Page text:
The second book of the Paranormal Scene Investigations series (after Hard Magic) finds Bonita Torres and the Private Unaffiliated Paranormal Investigations (PUPI) team still settling down months after the events of their last case.  Tensions between people  - both with Talent and those without - and the Fatae has never been that settled, but an attack on a young woman with her Fatae companion, which results in the death of one of the attackers, quickly devolves from an open-and-shut case to one that will challenge everyone's notion of who is telling the truth.  Especially when dealing with a magical creature that cannot tell a lie.

Neither the Cosa nor the Fatae seem too concerned about pursuing the facts any further, so it is up to Bonnie and her "pack" to determine what actually happened.  As Bonnie continues to deal with her growing connection with Ben Venec, one that challenges her senses on all levels, the PUPI team pits their talents - and Talent - against the walls of silent victims, secret plans and increasing resentments between races.  This time PUPI is brought a case that could destroy any chance they have to continue operating,  or one that may finally prove their worth.

The Yarn:

Laura Anne Gliman has woven a well-told tale of race relations and sexual assault he-said-she-said with a newer paranormal twist.  Bonnie is a strong young woman who is willing to stay true to herself and how she lives her life, even while building her place with this not-quite-officially-sanctioned investigative team.  I have not read the first book of the series, but am familiar with Gilman's other series in this alternate reality (Retrievers).  I found the development of all the characters fine but the running secondary storyline -with Aden Stosser setting up further sabotage against her brother Ian's PUPI team - made me wish I had already read Hard Magic so I knew the previous events better.

The developments between Venec and Bonnie, as their connection in emotions and Talent increases in ways that are unexpected, definitely throw a conflict into the working of the team.  Bonnie does not want to get involved in an "office relationship", Venec is struggling with his attraction to Bonnie, and I see these two already very similar to Wren and Sergei (from the Retrievers series) in their interactions.  It also made me wonder where the series will go with Bonnie's professed bisexuality, now that she has gotten involved with both Venec and Pietr.  That said, I do look forward to seeing what happens next, and if Bonnie stays as true to her personal beliefs and values as her bond with Venec grows.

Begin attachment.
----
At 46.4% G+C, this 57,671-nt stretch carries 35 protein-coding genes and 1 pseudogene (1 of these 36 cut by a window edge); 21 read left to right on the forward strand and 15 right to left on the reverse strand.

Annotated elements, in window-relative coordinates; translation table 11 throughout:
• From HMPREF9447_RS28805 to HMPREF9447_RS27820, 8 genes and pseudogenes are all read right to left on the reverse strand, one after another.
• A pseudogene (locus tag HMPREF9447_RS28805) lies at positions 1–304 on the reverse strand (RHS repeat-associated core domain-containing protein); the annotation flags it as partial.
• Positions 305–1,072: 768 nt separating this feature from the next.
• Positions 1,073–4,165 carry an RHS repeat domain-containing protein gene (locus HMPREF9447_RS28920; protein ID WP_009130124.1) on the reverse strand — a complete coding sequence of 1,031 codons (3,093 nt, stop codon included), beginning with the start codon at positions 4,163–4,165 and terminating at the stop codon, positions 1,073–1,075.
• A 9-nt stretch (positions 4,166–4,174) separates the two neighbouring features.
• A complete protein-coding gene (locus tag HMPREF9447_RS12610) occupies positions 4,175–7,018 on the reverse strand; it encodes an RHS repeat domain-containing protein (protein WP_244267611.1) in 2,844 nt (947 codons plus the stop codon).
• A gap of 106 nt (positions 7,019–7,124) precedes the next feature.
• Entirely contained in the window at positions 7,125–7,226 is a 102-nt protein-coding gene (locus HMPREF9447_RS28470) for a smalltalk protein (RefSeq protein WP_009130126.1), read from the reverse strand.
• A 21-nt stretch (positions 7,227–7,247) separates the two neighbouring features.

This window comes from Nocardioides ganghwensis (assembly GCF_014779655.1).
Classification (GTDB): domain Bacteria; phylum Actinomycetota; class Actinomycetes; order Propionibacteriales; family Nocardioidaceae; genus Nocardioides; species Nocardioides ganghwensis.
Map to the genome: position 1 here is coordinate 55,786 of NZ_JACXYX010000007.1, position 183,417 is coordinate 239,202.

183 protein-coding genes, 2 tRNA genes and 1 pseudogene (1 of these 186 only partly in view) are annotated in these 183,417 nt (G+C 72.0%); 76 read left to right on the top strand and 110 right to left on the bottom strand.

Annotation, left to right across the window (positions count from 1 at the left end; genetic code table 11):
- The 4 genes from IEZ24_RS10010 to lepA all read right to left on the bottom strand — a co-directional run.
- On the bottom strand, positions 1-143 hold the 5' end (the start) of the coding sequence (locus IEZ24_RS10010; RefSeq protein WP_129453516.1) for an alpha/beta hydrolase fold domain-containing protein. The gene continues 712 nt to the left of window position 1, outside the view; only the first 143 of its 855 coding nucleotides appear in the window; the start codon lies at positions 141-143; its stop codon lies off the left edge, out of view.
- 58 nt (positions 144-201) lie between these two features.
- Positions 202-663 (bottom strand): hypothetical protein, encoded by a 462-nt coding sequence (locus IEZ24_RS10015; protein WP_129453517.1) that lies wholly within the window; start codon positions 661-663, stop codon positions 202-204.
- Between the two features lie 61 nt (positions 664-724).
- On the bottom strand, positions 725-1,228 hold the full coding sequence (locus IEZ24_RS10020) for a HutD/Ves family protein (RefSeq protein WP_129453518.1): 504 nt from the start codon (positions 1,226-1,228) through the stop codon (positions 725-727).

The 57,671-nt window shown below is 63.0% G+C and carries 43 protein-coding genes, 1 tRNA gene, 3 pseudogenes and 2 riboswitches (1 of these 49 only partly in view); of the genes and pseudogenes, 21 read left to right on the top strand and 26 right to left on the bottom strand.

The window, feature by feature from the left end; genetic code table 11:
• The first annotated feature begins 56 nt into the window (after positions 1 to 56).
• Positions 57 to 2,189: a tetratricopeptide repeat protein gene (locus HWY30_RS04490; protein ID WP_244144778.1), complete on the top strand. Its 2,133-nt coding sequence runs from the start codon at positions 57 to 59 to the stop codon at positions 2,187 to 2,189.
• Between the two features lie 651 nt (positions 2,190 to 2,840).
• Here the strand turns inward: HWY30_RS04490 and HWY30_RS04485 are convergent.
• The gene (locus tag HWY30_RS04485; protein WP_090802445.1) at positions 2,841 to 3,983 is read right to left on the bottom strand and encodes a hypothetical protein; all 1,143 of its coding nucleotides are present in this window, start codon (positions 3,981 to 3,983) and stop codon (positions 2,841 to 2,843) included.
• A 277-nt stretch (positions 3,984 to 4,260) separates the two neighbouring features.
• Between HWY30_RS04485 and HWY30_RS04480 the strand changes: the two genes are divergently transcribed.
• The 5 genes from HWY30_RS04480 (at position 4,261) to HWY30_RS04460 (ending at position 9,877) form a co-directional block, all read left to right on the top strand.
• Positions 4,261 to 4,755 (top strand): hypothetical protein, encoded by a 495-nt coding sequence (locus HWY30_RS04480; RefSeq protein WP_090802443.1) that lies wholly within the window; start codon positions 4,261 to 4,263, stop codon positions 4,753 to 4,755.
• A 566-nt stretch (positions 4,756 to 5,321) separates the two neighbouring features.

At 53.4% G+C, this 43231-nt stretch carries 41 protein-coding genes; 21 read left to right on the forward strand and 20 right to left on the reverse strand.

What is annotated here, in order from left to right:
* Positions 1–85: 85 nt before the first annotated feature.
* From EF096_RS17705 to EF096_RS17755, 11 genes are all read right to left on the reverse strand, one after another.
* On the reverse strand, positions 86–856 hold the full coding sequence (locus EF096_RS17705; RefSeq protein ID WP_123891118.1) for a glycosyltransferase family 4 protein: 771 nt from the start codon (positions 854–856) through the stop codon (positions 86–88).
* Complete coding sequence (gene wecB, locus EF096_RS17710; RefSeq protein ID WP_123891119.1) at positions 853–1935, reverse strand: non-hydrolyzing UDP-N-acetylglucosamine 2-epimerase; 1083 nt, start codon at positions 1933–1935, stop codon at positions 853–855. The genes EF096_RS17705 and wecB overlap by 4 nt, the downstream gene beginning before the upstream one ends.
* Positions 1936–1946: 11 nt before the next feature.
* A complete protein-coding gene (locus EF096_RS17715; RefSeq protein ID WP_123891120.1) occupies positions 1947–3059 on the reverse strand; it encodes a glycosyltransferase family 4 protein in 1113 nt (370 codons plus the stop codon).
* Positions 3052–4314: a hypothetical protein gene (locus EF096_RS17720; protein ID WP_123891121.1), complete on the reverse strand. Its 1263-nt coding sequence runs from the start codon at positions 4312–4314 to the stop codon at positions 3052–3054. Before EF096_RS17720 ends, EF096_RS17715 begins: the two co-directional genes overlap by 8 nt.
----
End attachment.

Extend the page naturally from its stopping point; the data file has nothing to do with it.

Having read many of Laura Anne Gilman's other books (the Retrievers series and Flesh and Stone, first of the Vineart War trilogy), I was thrilled to be able to receive this ebook galley.  Thanks to NetGalley and Luna for making it happen!

The Ink:

Title:           Pack of Lies (Paranormal Scene Investigations #2)
Author:       Laura Anne Gilman
Publisher:    Luna/Harlequin
Date:          January 2011
Read:         NetGalley ebook    

02 January 2011

A New Year

I just read over my previous post at this time last year about what I wished for my New Year.  A time where I was celebrating newness:  a new home, a new family, new traditions and ways to work.

I wished to find my most authentic Self.

It's funny to read that now, because I have found a more authentic way of living, found my Self.  It cost me things I hadn't thought that I wanted to give up, things I truly thought were already a part of me, but were necessary to lose in order to find myself in a place where I could truly accept me in all my imperfect glory.  

It cost me trying to do everything at once.  It cost my tight rein on control as my children start to explore the world more and more on their own terms and make decisions that aren't necessarily mine.  It cost me saying "yes" every time I was approached to do more work (
looking at my calendar, well, I guess I am still working on that one).  It also cost me my marriage: I discovered being true to myself couldn't bear up in the relationship I had placed myself into, no matter the feelings.  I made a choice to hurt another person I never thought I would ever think of hurting in such a way.  But I did.  They say the ends justify the means...I can only hope for truth in that statement.

However, all I can do is look forward and look for ways to stay present.  Watch my niblets and my gardens grow.  Put my words down when I feel the time is right.  Not worry about the dirty dishes, but scrub the bathroom sink because I
have to right now.  Make choices to live the simpler, greener way I wish, but not fault myself for having to make other choices in need of convenience.  Find love in the most obliviously obvious (to me, anyways) places and people.  

Stay authentic.  Stay My Self.